To improve the educational system in America so that it is the best in the
Create legislation at the federal and/or state levels that will provide
significant monetary incentives K-12 schools to adopt and fully implement any
educational systems that meets certain qualifying conditions. Incentives are
on-going and are based upon the completeness of the implementation of the
program aspects, as well as independently measured student achievement.
Qualifying programs would be programs (such as NCEE) that are proven to be
effective. In addition, each qualifying program would have to support the
national curriculum, standards, and assessments. These would all be set and
maintained through a non-political, non-partisan mechanism (such as CPRE).
The keys to success include adequate funding, sufficient time to implement
the system, a clear focus/vision on what is to be done, setting high standards,
aligning everything, challenging curriculum, qualified teachers and principals
who have the proper training and who can focus on how to teach, rather than what
to teach, and small class sizes.
A national curriculum is not strictly required, but it makes the process much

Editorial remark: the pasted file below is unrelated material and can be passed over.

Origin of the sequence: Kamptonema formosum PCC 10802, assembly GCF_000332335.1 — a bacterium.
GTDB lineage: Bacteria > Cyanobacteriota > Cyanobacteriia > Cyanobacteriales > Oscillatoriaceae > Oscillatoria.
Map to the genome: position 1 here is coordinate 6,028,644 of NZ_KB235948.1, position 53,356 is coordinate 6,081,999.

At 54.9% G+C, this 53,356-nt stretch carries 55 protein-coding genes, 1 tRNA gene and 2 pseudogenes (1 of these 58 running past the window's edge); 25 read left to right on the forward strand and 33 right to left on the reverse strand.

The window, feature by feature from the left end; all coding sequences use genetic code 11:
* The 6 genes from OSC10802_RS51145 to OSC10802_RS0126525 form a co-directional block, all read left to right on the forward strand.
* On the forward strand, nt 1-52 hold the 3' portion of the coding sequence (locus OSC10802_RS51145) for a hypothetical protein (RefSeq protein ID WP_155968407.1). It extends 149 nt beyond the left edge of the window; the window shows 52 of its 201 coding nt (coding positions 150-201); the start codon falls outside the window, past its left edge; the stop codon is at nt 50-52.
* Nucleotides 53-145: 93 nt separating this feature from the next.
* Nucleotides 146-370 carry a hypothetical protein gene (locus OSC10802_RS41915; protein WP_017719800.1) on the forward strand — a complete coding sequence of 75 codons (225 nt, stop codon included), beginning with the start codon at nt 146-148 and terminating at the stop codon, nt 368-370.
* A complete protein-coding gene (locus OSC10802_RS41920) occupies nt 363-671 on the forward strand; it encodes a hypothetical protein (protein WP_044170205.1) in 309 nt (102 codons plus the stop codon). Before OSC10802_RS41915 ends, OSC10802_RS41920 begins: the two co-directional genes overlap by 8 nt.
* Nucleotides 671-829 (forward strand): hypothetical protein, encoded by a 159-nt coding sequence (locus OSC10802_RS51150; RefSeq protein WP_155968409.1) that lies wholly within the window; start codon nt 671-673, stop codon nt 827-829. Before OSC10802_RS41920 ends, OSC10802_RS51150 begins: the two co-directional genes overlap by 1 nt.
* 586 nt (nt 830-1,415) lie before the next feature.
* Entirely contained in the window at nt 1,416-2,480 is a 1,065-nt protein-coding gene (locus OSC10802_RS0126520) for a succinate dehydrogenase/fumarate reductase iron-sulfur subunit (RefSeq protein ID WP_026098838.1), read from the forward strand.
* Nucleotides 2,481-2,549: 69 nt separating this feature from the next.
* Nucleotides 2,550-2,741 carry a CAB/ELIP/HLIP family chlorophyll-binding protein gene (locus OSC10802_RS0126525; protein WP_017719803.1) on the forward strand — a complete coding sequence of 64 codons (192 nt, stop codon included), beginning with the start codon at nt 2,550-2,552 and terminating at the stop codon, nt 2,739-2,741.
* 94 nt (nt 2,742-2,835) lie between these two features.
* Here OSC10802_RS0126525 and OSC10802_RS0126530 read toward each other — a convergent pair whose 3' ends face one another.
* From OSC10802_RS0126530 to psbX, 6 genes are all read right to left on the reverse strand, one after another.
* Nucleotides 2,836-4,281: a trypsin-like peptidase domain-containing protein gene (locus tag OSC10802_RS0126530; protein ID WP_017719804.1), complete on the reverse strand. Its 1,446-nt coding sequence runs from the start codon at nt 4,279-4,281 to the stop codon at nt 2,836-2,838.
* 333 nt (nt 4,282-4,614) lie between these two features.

more efficient so that states and local districts can focus on teaching, and on
local enhancements to the base curriculum. Since this is an incentive program,
and not a mandatory program, national curriculum and standards should be
acceptable. The key is to delegate these standards to a non-political forum as
Qualifying Program (QP)
Only educational systems that are determined by the TA to meet certain conditions will qualify for the
incentives. These conditions are:
- Must be a complete K-12 educational system, such as NCEE's America's
Choice, and not a specific program such as an early reading program
- Must be adopted and in-use at at least 50 public schools within the US and in at least 4
states (at least 10 schools at each grade level: elementary, middle,
- Must have be capable of achieving at least an average 50% pass-rate
improvement over a control group of similar students.
- Must implement the national standards and curriculum
Qualifying School (QS)
Only schools that meet certain conditions will qualify for the incentives.
These conditions are:
- Must meet certain maximum class size requirements (e.g., average of
20 or lower in lower grades and average of 25 or lower in the higher
- Teachers must all be properly credentialed and prepared to teach the
subject(s) they are teaching
- Principal must be certified/trained and adequately compensated
- Teacher and principal salaries must be above a certain threshold
- Principal must be empowered and able to fire teachers who are not
performing, select staffs, hold meetings with teachers, etc.
- School must provide an adequate environment for learning: running water,
roofs that don't leak, textbook, teaching materials, etc.
The intent is to keep these requirements pretty simple since poor teachers